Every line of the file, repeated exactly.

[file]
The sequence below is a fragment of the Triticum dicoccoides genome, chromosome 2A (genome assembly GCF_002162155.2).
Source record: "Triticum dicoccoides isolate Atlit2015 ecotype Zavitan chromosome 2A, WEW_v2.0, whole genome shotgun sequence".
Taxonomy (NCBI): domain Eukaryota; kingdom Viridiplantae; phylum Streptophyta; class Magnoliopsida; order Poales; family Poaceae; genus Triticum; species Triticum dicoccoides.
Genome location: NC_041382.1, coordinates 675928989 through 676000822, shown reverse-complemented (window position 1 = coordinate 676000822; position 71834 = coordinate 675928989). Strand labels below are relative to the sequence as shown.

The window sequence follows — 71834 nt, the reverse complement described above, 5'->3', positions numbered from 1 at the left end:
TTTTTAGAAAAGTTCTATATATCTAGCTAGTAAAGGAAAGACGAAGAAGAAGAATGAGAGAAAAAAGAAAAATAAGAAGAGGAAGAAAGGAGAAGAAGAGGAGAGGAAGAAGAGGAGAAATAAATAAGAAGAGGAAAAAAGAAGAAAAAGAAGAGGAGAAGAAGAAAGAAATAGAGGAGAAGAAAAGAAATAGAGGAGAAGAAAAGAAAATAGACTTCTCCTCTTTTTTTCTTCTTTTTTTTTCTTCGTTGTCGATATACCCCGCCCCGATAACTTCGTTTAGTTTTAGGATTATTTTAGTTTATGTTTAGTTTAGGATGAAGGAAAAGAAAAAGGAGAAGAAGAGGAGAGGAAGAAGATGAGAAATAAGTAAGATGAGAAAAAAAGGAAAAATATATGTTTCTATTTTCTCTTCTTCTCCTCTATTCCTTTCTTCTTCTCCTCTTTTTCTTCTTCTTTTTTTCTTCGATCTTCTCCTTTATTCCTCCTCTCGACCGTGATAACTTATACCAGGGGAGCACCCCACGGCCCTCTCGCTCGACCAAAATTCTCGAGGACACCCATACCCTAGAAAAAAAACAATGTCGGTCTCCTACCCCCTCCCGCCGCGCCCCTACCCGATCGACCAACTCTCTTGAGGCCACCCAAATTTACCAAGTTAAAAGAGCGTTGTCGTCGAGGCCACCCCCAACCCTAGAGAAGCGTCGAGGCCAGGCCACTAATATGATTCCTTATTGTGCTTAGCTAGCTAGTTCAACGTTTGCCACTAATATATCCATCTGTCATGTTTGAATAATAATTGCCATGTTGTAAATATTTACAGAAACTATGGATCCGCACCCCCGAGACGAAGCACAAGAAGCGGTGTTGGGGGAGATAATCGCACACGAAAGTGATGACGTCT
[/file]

The sequence below is a fragment of the Triticum dicoccoides genome, chromosome 2A (genome assembly GCF_002162155.2).
Source record: "Triticum dicoccoides isolate Atlit2015 ecotype Zavitan chromosome 2A, WEW_v2.0, whole genome shotgun sequence".
Taxonomy (NCBI): domain Eukaryota; kingdom Viridiplantae; phylum Streptophyta; class Magnoliopsida; order Poales; family Poaceae; genus Triticum; species Triticum dicoccoides.
Genome location: NC_041382.1, coordinates 675928989 through 676000822, shown reverse-complemented (window position 1 = coordinate 676000822; position 71834 = coordinate 675928989). Strand labels below are relative to the sequence as shown.

The window sequence follows — 71834 nt, the reverse complement described above, 5'->3', positions numbered from 1 at the left end:
TTTTTAGAAAAGTTCTATATATCTAGCTAGTAAAGGAAAGACGAAGAAGAAGAATGAGAGAAAAAAGAAAAATAAGAAGAGGAAGAAAGGAGAAGAAGAGGAGAGGAAGAAGAGGAGAAATAAATAAGAAGAGGAAAAAAGAAGAAAAAGAAGAGGAGAAGAAGAAAGAAATAGAGGAGAAGAAAAGAAATAGAGGAGAAGAAAAGAAAATAGACTTCTCCTCTTTTTTTCTTCTTTTTTTTTCTTCGTTGTCGATATACCCCGCCCCGATAACTTCGTTTAGTTTTAGGATTATTTTAGTTTATGTTTAGTTTAGGATGAAGGAAAAGAAAAAGGAGAAGAAGAGGAGAGGAAGAAGATGAGAAATAAGTAAGATGAGAAAAAAAGGAAAAATATATGTTTCTATTTTCTCTTCTTCTCCTCTATTCCTTTCTTCTTCTCCTCTTTTTCTTCTTCTTTTTTTCTTCGATCTTCTCCTTTATTCCTCCTCTCGACCGTGATAACTTATACCAGGGGAGCACCCCACGGCCCTCTCGCTCGACCAAAATTCTCGAGGACACCCATACCCTAGAAAAAAAACAATGTCGGTCTCCTACCCCCTCCCGCCGCGCCCCTACCCGATCGACCAACTCTCTTGAGGCCACCCAAATTTACCAAGTTAAAAGAGCGTTGTCGTCGAGGCCACCCCCAACCCTAGAGAAGCGTCGAGGCCAGGCCACTAATATGATTCCTTATTGTGCTTAGCTAGCTAGTTCAACGTTTGCCACTAATATATCCATCTGTCATGTTTGAATAATAATTGCCATGTTGTAAATATTTACAGAAACTATGGATCCGCACCCCCGAGACGAAGCACAAGAAGCGGTGTTGGGGGAGATAATCGCACACGAAAGTGATGACGTCT